Work Ethic 

    "If we want to be in this industry we will be" is something I heard over and over again during my time in New York.  But this takes sacrifice and dedication.  Leslye Davis of the New York Times is a great example of this.  She told us how she was told she wasn’t good enough in college and that she would redo projects over and over again to produce the best work that she was capable of.  If I put in the time and consistently produce excellent work I feel confident that there is a place for me in this industry.  

    Ability to Communicate

    Time and time again my class and I were told the importance of communication. Whether its communication between photo editor and photographer or being able to articulate why a story is important, the need for good communication is important in this industry.  At Open Society Foundations we were told to, “be a journalist, write captions, and report” and to “go one-step beyond what the editor wants.”   Also an important part of this industry is being able to communicate why photography works.  Pancho Bernasconi of Getty told my class to “learn why a picture is great and explain it and articulate the value to someone who doesn’t know about photography.”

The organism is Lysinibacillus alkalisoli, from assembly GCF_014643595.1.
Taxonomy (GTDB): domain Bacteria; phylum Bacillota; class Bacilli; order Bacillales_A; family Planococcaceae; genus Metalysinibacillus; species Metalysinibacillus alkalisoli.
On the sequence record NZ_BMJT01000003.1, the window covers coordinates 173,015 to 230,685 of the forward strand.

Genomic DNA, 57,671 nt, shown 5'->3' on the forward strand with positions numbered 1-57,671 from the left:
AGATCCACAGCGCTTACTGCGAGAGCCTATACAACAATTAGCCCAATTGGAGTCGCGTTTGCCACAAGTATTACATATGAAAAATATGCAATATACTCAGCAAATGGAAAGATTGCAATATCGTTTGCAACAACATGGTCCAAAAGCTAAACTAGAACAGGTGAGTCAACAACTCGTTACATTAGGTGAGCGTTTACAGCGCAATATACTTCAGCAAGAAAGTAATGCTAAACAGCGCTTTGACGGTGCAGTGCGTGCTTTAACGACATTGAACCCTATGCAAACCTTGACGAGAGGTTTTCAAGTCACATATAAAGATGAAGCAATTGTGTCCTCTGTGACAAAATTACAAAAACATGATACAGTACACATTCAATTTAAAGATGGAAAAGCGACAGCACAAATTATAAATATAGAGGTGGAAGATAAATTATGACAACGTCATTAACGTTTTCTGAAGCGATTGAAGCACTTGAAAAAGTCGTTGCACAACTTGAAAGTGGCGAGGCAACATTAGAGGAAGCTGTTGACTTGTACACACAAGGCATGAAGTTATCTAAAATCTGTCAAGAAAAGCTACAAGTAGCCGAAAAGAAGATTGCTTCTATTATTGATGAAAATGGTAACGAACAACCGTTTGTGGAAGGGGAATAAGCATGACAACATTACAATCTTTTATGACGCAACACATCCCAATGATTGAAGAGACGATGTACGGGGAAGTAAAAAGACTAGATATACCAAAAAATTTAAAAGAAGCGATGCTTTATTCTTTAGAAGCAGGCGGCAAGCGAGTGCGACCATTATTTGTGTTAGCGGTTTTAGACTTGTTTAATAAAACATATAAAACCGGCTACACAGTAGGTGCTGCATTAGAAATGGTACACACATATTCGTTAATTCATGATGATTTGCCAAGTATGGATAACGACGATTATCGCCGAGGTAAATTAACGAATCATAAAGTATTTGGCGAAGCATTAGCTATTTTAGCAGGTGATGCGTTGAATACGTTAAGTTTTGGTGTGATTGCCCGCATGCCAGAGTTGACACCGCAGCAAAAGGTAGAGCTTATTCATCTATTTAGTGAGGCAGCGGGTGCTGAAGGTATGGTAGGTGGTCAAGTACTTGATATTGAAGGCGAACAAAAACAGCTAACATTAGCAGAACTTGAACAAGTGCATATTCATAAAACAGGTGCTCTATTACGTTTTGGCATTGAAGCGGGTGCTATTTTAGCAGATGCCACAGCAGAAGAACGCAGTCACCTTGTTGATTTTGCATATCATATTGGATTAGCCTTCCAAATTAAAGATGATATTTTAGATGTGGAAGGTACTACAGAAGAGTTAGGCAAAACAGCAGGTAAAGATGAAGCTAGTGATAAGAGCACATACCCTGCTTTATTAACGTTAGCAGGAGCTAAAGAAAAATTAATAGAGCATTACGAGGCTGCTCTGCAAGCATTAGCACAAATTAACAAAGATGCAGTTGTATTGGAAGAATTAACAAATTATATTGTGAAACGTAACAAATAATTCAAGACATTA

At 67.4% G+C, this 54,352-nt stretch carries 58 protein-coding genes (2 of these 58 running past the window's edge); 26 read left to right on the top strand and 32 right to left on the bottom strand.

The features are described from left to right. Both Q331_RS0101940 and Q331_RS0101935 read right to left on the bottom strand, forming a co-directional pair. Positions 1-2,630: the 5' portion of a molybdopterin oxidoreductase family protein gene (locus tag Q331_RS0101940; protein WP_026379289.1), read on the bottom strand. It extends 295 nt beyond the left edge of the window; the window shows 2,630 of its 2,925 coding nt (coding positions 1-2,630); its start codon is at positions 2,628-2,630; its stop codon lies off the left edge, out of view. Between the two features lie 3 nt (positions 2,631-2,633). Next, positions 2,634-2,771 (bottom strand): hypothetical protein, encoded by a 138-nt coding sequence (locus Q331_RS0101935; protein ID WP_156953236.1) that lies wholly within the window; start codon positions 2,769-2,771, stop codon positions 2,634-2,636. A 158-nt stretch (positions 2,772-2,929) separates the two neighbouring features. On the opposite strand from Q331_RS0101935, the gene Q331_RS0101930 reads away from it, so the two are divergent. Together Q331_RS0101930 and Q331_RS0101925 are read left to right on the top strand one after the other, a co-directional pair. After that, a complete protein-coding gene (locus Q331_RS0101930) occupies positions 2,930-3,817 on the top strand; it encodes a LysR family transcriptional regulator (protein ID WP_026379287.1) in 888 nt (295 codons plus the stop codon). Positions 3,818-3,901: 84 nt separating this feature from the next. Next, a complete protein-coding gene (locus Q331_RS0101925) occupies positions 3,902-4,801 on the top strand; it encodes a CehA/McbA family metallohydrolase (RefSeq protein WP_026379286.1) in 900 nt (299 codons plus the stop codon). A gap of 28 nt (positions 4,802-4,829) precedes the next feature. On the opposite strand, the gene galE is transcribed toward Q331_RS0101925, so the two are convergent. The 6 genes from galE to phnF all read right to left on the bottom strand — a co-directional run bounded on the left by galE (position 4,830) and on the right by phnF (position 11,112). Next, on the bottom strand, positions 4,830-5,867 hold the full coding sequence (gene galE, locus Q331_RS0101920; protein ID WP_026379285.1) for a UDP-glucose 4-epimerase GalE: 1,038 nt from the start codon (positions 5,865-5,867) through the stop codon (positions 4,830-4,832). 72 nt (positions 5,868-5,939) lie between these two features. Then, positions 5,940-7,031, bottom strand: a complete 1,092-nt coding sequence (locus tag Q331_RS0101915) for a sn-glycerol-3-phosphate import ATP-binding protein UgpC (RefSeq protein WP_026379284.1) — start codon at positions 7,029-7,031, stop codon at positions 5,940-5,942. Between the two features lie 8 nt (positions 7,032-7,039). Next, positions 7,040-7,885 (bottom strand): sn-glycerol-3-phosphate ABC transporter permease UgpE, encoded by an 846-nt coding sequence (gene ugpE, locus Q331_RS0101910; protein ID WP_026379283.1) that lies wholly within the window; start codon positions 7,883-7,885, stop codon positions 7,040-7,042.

9. NYC Trip Day Five

    The end of the week had my class and I visiting TIME and Sports Illustrated.  

    Kira Pollack, the Director of Photography at TIME, and Jonathan Woods, the Photo and Interactive Senior Editor at TIME, met with my class to discuss the inner workings of the magazine and the online components.  

Kira spoke about how the instagram feed was taken over the by the photo editing teams so the best quality photos are constantly being shown.  However, I found it interesting to find out that when Hurricane Sandy hit New York TIME commissioned photographers to take over their instagram feed and update it without their consent first.  Kira also spoke about how the print and online components are basically two different audiences.  I found this interesting because it gives me an idea of how important the print world still is.  Jonathan gave us a rundown on how he and his team executed the image from the top of One World Trade Center, which was featured on the cover of TIMEs March 17th, 2014 cover.  Jonathan talked about the logistics, preparation, and persistence it took to make the shot happen.  ”Just because its TIME magazine doesn’t mean that anyone was ready let us do this,” stated Jonathan when trying to get the go ahead from the New York and New Jersey Port Authority, who own the property. He also talked about the rig built for holding the camera. When working around obsticales Jonathan said to “Invent ways to do things” and “find ways to execute something.”  Being persistent is what I took most from what Jonathan was saying in accomplishing this task.